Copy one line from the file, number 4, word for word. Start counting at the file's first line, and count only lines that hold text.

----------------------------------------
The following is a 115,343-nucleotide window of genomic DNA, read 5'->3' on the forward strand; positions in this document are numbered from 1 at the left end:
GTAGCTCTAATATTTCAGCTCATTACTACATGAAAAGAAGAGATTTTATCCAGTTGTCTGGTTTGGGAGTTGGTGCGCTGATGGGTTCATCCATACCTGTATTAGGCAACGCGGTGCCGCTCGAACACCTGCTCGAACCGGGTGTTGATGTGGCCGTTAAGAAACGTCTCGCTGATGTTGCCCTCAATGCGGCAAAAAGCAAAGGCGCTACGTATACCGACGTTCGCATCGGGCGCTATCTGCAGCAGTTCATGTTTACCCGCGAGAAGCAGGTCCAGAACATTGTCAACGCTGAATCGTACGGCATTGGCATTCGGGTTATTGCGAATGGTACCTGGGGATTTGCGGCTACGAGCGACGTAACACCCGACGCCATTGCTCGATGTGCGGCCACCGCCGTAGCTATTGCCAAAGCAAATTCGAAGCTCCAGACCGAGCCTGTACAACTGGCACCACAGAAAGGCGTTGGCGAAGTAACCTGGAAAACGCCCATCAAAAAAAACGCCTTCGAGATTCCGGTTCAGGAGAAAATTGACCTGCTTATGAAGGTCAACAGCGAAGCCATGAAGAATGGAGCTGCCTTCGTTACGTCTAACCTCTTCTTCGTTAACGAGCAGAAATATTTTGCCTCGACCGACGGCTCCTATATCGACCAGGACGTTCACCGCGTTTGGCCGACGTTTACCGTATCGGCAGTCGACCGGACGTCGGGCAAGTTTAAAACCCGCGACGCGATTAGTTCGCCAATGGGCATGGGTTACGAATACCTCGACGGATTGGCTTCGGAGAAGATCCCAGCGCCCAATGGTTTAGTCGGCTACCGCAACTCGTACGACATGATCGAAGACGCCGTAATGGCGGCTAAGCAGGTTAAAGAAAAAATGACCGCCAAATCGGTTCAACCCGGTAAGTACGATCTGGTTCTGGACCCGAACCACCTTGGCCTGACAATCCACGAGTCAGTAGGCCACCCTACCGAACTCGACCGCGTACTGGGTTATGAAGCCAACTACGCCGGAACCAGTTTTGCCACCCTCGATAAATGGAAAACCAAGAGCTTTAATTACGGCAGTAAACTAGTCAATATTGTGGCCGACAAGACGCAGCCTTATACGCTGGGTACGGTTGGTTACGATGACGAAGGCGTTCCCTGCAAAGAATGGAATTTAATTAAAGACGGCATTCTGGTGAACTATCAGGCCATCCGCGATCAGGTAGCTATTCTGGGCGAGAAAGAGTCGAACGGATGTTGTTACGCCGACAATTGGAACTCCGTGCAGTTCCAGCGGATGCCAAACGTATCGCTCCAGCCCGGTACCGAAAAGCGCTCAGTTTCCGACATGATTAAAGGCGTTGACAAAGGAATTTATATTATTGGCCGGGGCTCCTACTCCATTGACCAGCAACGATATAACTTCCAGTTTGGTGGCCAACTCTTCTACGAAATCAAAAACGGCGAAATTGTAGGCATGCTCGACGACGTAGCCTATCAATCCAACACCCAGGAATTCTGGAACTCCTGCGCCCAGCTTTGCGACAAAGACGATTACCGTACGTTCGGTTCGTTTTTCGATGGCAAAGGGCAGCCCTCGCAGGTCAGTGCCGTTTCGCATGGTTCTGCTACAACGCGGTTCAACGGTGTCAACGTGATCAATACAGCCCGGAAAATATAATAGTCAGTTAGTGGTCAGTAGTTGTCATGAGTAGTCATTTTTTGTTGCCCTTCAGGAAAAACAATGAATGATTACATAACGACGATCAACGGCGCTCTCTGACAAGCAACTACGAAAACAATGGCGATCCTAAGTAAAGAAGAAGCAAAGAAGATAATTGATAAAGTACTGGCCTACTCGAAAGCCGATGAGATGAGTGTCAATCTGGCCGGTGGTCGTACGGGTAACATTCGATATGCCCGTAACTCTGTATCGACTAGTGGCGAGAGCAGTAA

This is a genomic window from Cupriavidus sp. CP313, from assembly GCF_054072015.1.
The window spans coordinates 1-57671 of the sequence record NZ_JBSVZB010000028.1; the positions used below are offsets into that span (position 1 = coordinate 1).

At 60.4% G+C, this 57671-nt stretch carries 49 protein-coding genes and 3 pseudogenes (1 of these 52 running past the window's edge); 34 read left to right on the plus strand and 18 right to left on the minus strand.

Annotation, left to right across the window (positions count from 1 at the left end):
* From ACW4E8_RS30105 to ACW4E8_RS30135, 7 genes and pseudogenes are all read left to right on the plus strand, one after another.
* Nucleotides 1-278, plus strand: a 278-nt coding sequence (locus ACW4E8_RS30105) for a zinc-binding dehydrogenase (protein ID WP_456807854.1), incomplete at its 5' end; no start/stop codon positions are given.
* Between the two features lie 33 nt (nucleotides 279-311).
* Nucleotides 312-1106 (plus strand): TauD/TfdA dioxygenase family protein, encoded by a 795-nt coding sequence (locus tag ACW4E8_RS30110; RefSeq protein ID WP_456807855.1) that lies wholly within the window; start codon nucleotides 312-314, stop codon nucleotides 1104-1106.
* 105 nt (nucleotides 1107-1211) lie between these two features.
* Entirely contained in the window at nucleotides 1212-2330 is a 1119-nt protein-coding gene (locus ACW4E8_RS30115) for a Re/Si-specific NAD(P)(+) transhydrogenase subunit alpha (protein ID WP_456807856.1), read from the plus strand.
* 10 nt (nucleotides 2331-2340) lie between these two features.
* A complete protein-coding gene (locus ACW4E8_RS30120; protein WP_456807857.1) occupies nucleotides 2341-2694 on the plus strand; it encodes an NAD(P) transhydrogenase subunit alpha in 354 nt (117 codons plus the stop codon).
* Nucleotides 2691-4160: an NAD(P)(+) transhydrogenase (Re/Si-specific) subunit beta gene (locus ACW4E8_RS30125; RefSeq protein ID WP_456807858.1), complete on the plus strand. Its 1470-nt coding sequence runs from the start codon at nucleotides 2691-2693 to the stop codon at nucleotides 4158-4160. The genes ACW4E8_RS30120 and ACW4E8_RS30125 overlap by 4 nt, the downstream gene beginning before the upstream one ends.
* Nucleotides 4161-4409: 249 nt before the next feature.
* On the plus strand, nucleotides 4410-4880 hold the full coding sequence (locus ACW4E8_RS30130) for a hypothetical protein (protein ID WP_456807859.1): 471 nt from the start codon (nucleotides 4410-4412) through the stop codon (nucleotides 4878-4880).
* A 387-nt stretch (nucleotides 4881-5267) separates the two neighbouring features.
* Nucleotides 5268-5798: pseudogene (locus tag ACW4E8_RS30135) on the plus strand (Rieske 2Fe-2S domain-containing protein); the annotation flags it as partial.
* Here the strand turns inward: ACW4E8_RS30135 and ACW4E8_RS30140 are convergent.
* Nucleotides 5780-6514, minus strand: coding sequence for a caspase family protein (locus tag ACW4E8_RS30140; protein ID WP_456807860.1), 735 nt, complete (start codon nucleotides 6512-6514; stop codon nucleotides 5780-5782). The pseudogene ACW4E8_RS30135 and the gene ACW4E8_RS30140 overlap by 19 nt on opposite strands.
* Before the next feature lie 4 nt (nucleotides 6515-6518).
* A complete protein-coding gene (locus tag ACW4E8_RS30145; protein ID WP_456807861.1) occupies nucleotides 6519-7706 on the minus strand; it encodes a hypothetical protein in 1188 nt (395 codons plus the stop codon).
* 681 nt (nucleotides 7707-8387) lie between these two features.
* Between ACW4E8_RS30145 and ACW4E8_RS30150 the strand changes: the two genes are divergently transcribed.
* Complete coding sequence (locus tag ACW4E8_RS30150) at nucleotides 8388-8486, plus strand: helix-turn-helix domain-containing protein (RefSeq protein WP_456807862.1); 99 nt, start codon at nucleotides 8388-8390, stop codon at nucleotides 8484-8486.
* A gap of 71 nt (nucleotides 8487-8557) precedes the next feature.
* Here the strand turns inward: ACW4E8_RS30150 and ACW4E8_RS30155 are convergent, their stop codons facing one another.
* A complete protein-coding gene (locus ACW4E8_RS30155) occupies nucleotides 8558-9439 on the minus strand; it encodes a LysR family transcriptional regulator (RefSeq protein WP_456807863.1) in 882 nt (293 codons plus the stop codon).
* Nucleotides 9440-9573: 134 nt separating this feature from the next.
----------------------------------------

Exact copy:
The window spans coordinates 1-57671 of the sequence record NZ_JBSVZB010000028.1; the positions used below are offsets into that span (position 1 = coordinate 1).